Monday, October 31, 2011
I've been so busy that I've found it almost impossible to make time to update the blog. I originally had hoped to blog daily but my engagement with the Occupy Atlanta movement has ended taking way more time then I had anticipated. It's been a beautiful frustrating struggle worth every moment.
I've decide just to write entries whenever I have the chance and to focus on smaller stories that aren't getting enough love in the press. I promise to have more updates from here on out!
Last Tuesday Mayor Reed decided to evict everyone from Troy Davis park with overwhelming force. There was mounted cops, SWAT team, helicopters, barricades, giant spotlights, and an overwhelming number of police.
52 of us were arrested inducing myself. After spending a day in jail we began talking about where and how we would reoccupy a space.
It was my sense that we needed a morale buster. Something bold and in the spirit of civil disobedience, yet something that wouldn't end up in certain arrests since Occupy Atlanta had been relegated to public enemy #1 by Mayor Reed.
So we decided to take refuge in the shadow of an Atlanta giant, Martin Luther King Jr. We knew it was federal property but we couldn't imagine the city dragging us away in from of the Martin Luther King Jr Center for Nonviolent Social Change.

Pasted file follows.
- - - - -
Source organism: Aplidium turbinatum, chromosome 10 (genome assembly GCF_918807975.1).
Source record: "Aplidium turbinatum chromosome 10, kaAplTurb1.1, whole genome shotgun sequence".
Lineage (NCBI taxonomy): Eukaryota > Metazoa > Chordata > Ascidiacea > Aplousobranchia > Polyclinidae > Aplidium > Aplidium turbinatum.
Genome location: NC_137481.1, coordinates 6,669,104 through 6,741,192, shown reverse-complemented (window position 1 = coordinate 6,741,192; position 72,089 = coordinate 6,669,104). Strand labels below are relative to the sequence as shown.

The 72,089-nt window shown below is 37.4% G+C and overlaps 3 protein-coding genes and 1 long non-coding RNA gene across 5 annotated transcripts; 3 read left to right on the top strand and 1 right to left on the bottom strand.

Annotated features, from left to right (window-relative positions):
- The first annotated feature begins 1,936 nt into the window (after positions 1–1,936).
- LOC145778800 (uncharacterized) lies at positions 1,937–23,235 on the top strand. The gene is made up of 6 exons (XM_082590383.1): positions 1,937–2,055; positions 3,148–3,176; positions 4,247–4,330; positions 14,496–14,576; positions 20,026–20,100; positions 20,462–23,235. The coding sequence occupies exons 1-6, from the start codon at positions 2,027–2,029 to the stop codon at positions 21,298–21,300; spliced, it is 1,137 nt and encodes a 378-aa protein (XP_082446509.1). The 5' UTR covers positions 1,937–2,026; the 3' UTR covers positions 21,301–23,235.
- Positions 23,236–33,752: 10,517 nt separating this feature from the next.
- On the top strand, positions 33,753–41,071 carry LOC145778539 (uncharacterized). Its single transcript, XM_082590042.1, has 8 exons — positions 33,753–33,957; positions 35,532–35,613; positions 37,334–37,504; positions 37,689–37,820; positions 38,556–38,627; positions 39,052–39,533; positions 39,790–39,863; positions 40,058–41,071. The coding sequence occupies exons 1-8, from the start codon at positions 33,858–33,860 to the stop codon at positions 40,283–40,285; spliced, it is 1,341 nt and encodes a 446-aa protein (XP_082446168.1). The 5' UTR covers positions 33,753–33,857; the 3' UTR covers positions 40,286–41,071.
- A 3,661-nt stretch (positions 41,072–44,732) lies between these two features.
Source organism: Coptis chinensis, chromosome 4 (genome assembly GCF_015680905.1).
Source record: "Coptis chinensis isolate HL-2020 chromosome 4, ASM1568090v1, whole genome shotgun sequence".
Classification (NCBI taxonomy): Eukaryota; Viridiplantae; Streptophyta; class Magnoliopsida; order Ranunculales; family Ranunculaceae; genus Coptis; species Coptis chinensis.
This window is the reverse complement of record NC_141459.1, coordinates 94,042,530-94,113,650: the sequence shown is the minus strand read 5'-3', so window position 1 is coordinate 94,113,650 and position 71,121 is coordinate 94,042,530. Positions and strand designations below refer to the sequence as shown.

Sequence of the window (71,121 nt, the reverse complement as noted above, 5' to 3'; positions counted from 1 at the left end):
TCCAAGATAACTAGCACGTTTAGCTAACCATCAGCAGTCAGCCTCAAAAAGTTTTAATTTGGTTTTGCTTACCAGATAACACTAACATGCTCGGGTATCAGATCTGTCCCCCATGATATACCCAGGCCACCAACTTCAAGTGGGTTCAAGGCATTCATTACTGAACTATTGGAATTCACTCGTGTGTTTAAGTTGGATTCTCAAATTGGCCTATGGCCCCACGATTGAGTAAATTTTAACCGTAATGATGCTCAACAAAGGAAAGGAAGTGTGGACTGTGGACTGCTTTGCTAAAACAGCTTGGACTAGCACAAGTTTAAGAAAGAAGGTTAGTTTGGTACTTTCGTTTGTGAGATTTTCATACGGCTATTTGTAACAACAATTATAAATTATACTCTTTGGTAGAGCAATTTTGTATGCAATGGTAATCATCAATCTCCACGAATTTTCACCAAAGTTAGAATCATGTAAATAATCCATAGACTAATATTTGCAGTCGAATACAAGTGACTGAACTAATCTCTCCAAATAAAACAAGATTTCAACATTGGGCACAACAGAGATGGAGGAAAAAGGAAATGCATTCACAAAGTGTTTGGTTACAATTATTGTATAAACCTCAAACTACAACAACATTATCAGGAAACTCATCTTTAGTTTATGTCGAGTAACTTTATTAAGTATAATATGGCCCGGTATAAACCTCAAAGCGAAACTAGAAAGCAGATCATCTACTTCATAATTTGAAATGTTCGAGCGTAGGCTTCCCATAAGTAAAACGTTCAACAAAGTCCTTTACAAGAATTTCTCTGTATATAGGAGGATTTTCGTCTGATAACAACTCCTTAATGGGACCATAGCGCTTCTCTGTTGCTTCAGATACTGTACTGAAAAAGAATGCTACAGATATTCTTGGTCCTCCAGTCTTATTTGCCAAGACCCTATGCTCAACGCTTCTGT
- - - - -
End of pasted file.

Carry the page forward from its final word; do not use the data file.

Within five minutes of our arrival we had a police helicopter and about fifty police officers. Though our crowd was scared most decided to stay. Senator Nan Orrock and City Counsel person Kwanza Hall showed up to try to talk the police out of arresting. After an hour or so police finally gave up and went home.
We spent the rest of our night fellowshiping around the Gandhi statue, in total awe of the surreal experience of camping outside the King center.
When morning broke we decided to stick around and experience the King center. Kwanza Hall was nice enough to bring us some breakfast and talk to use about his fathers legacy in the civil rights movement.
Channel 11 coverage
American Friends Service Committee